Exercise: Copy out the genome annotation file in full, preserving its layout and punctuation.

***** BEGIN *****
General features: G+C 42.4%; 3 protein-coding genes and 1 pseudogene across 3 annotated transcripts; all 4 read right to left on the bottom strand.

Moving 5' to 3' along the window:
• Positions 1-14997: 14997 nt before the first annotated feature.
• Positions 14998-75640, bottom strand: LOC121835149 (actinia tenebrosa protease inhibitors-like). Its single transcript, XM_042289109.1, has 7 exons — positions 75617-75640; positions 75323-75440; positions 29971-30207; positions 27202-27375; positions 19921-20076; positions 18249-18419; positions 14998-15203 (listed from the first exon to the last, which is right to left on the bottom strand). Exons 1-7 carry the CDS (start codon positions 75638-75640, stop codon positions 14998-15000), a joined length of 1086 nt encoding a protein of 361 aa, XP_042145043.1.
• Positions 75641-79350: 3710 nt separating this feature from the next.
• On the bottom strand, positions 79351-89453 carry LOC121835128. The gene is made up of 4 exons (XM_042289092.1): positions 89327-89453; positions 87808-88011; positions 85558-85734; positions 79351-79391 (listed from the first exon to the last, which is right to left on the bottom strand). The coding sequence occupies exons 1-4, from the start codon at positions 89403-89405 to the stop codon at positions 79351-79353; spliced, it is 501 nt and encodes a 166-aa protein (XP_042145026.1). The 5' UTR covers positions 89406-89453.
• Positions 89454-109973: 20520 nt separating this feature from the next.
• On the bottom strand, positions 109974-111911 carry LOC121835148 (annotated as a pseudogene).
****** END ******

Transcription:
General features: G+C 42.4%; 3 protein-coding genes and 1 pseudogene across 3 annotated transcripts; all 4 read right to left on the bottom strand.

Moving 5' to 3' along the window:
• Positions 1-14997: 14997 nt before the first annotated feature.
• Positions 14998-75640, bottom strand: LOC121835149 (actinia tenebrosa protease inhibitors-like). Its single transcript, XM_042289109.1, has 7 exons — positions 75617-75640; positions 75323-75440; positions 29971-30207; positions 27202-27375; positions 19921-20076; positions 18249-18419; positions 14998-15203 (listed from the first exon to the last, which is right to left on the bottom strand). Exons 1-7 carry the CDS (start codon positions 75638-75640, stop codon positions 14998-15000), a joined length of 1086 nt encoding a protein of 361 aa, XP_042145043.1.
• Positions 75641-79350: 3710 nt separating this feature from the next.
• On the bottom strand, positions 79351-89453 carry LOC121835128. The gene is made up of 4 exons (XM_042289092.1): positions 89327-89453; positions 87808-88011; positions 85558-85734; positions 79351-79391 (listed from the first exon to the last, which is right to left on the bottom strand). The coding sequence occupies exons 1-4, from the start codon at positions 89403-89405 to the stop codon at positions 79351-79353; spliced, it is 501 nt and encodes a 166-aa protein (XP_042145026.1). The 5' UTR covers positions 89406-89453.
• Positions 89454-109973: 20520 nt separating this feature from the next.
• On the bottom strand, positions 109974-111911 carry LOC121835148 (annotated as a pseudogene).